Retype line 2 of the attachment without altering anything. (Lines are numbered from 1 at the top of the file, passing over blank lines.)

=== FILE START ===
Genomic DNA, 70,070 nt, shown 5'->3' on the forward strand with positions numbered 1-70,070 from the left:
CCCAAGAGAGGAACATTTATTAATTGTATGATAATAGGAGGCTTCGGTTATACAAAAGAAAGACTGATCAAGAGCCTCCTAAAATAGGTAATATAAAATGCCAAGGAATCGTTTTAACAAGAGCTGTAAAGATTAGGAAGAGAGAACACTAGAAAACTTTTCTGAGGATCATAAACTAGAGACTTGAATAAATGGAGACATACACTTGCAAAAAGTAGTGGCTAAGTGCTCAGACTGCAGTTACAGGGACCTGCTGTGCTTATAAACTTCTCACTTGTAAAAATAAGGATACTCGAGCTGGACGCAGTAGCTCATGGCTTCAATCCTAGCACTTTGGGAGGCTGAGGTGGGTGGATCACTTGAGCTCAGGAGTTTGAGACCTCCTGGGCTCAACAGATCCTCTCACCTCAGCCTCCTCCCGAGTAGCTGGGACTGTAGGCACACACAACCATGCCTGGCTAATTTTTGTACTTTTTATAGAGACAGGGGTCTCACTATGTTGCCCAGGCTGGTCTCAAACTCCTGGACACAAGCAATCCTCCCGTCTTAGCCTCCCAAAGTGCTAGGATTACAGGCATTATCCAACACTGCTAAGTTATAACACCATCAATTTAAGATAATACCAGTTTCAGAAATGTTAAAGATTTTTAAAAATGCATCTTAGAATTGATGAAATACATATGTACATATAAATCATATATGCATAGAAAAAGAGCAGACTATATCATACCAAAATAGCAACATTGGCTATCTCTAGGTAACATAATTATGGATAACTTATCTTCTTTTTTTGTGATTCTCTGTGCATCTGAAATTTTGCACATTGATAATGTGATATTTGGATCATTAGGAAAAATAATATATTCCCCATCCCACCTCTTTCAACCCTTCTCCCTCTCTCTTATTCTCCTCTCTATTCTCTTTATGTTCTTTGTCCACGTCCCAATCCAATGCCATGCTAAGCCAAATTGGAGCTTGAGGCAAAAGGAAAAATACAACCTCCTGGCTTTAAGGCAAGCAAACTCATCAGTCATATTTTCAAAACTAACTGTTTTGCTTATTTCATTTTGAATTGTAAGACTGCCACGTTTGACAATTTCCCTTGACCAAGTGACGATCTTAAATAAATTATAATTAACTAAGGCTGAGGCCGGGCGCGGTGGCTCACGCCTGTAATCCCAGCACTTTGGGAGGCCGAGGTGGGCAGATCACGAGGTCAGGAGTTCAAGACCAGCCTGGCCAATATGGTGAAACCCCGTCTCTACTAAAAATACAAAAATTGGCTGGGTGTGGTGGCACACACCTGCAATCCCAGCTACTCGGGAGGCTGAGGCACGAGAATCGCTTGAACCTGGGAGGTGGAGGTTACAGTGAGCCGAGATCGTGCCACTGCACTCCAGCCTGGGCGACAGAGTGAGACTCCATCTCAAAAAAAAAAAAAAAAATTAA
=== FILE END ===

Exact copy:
CCCAAGAGAGGAACATTTATTAATTGTATGATAATAGGAGGCTTCGGTTATACAAAAGAAAGACTGATCAAGAGCCTCCTAAAATAGGTAATATAAAATGCCAAGGAATCGTTTTAACAAGAGCTGTAAAGATTAGGAAGAGAGAACACTAGAAAACTTTTCTGAGGATCATAAACTAGAGACTTGAATAAATGGAGACATACACTTGCAAAAAGTAGTGGCTAAGTGCTCAGACTGCAGTTACAGGGACCTGCTGTGCTTATAAACTTCTCACTTGTAAAAATAAGGATACTCGAGCTGGACGCAGTAGCTCATGGCTTCAATCCTAGCACTTTGGGAGGCTGAGGTGGGTGGATCACTTGAGCTCAGGAGTTTGAGACCTCCTGGGCTCAACAGATCCTCTCACCTCAGCCTCCTCCCGAGTAGCTGGGACTGTAGGCACACACAACCATGCCTGGCTAATTTTTGTACTTTTTATAGAGACAGGGGTCTCACTATGTTGCCCAGGCTGGTCTCAAACTCCTGGACACAAGCAATCCTCCCGTCTTAGCCTCCCAAAGTGCTAGGATTACAGGCATTATCCAACACTGCTAAGTTATAACACCATCAATTTAAGATAATACCAGTTTCAGAAATGTTAAAGATTTTTAAAAATGCATCTTAGAATTGATGAAATACATATGTACATATAAATCATATATGCATAGAAAAAGAGCAGACTATATCATACCAAAATAGCAACATTGGCTATCTCTAGGTAACATAATTATGGATAACTTATCTTCTTTTTTTGTGATTCTCTGTGCATCTGAAATTTTGCACATTGATAATGTGATATTTGGATCATTAGGAAAAATAATATATTCCCCATCCCACCTCTTTCAACCCTTCTCCCTCTCTCTTATTCTCCTCTCTATTCTCTTTATGTTCTTTGTCCACGTCCCAATCCAATGCCATGCTAAGCCAAATTGGAGCTTGAGGCAAAAGGAAAAATACAACCTCCTGGCTTTAAGGCAAGCAAACTCATCAGTCATATTTTCAAAACTAACTGTTTTGCTTATTTCATTTTGAATTGTAAGACTGCCACGTTTGACAATTTCCCTTGACCAAGTGACGATCTTAAATAAATTATAATTAACTAAGGCTGAGGCCGGGCGCGGTGGCTCACGCCTGTAATCCCAGCACTTTGGGAGGCCGAGGTGGGCAGATCACGAGGTCAGGAGTTCAAGACCAGCCTGGCCAATATGGTGAAACCCCGTCTCTACTAAAAATACAAAAATTGGCTGGGTGTGGTGGCACACACCTGCAATCCCAGCTACTCGGGAGGCTGAGGCACGAGAATCGCTTGAACCTGGGAGGTGGAGGTTACAGTGAGCCGAGATCGTGCCACTGCACTCCAGCCTGGGCGACAGAGTGAGACTCCATCTCAAAAAAAAAAAAAAAAATTAA